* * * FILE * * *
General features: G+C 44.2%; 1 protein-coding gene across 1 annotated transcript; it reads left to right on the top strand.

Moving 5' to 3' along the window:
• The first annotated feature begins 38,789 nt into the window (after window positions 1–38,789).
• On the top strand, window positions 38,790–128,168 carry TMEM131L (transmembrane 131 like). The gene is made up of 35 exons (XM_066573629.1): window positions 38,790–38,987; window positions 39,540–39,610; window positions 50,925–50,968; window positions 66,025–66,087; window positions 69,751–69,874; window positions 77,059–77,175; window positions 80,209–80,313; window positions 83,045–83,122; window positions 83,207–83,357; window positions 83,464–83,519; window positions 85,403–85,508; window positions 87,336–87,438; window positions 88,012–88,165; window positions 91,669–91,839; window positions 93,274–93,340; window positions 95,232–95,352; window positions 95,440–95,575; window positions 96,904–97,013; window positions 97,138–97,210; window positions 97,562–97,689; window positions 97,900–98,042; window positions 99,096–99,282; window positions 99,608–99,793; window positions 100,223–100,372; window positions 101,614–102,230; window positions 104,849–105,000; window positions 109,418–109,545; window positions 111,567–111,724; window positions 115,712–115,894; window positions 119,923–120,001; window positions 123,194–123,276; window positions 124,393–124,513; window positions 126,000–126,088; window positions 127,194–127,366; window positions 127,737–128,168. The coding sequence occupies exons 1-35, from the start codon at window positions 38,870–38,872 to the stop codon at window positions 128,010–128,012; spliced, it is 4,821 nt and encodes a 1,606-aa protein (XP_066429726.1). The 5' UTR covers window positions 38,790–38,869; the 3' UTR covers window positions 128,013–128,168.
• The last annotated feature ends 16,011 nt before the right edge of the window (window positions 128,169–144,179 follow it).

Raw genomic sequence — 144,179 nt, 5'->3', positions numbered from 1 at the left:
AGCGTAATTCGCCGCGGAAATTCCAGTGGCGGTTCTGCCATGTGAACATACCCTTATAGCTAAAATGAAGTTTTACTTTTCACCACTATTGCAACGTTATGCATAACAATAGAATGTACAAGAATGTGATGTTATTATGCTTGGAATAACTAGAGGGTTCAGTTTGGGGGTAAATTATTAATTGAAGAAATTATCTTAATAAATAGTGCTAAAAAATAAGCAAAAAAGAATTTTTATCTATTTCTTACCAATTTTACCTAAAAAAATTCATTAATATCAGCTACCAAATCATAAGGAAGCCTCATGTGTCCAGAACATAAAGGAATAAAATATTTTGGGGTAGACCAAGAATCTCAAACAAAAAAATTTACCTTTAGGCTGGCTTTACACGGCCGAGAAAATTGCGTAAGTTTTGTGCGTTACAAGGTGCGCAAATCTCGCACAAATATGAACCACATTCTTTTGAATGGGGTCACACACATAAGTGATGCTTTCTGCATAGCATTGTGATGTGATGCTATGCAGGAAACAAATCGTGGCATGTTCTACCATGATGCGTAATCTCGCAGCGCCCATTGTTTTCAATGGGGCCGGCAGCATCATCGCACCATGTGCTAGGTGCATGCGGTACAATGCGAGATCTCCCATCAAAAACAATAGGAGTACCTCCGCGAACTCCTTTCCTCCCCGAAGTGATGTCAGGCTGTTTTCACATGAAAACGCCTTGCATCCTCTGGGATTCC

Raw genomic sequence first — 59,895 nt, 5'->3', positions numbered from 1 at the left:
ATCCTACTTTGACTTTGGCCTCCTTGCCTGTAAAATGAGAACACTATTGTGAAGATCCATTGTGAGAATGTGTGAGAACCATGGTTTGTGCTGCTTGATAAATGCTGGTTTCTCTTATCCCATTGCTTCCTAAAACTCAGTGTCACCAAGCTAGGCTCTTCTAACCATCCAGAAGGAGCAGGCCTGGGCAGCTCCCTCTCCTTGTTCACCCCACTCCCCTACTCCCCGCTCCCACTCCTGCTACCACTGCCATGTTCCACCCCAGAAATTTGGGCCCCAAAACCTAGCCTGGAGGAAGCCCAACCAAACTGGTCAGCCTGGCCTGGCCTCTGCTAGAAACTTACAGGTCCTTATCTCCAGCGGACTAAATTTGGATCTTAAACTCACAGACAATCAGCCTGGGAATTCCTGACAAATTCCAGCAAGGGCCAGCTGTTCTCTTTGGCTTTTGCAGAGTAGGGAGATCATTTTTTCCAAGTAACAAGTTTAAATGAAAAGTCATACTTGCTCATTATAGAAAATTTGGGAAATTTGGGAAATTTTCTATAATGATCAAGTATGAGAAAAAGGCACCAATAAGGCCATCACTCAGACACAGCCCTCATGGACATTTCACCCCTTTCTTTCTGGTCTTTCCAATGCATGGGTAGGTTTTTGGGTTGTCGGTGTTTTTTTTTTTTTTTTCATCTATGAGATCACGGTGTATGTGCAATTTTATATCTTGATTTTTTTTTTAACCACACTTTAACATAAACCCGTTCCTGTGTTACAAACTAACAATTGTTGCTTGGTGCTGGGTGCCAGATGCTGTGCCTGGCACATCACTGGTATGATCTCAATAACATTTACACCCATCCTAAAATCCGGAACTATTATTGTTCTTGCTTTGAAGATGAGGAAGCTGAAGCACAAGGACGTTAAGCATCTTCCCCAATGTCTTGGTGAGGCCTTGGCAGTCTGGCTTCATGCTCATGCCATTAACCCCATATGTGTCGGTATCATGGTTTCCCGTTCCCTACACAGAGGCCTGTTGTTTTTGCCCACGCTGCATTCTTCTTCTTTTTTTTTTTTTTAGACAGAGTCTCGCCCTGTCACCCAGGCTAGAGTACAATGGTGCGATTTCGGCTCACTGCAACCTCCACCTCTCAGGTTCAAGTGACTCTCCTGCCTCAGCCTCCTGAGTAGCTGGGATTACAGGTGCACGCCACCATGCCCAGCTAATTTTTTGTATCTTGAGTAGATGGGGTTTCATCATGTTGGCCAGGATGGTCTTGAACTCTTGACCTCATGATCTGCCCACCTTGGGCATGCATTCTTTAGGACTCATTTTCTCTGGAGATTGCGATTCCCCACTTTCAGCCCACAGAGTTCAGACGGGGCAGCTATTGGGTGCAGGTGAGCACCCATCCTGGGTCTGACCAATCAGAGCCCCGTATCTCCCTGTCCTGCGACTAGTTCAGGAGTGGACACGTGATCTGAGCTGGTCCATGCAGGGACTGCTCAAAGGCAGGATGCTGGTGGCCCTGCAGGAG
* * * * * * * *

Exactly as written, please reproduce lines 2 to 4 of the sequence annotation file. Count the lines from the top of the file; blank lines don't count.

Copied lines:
Moving 5' to 3' along the window:
• The first annotated feature begins 38,789 nt into the window (after window positions 1–38,789).
• On the top strand, window positions 38,790–128,168 carry TMEM131L (transmembrane 131 like). The gene is made up of 35 exons (XM_066573629.1): window positions 38,790–38,987; window positions 39,540–39,610; window positions 50,925–50,968; window positions 66,025–66,087; window positions 69,751–69,874; window positions 77,059–77,175; window positions 80,209–80,313; window positions 83,045–83,122; window positions 83,207–83,357; window positions 83,464–83,519; window positions 85,403–85,508; window positions 87,336–87,438; window positions 88,012–88,165; window positions 91,669–91,839; window positions 93,274–93,340; window positions 95,232–95,352; window positions 95,440–95,575; window positions 96,904–97,013; window positions 97,138–97,210; window positions 97,562–97,689; window positions 97,900–98,042; window positions 99,096–99,282; window positions 99,608–99,793; window positions 100,223–100,372; window positions 101,614–102,230; window positions 104,849–105,000; window positions 109,418–109,545; window positions 111,567–111,724; window positions 115,712–115,894; window positions 119,923–120,001; window positions 123,194–123,276; window positions 124,393–124,513; window positions 126,000–126,088; window positions 127,194–127,366; window positions 127,737–128,168. The coding sequence occupies exons 1-35, from the start codon at window positions 38,870–38,872 to the stop codon at window positions 128,010–128,012; spliced, it is 4,821 nt and encodes a 1,606-aa protein (XP_066429726.1). The 5' UTR covers window positions 38,790–38,869; the 3' UTR covers window positions 128,013–128,168.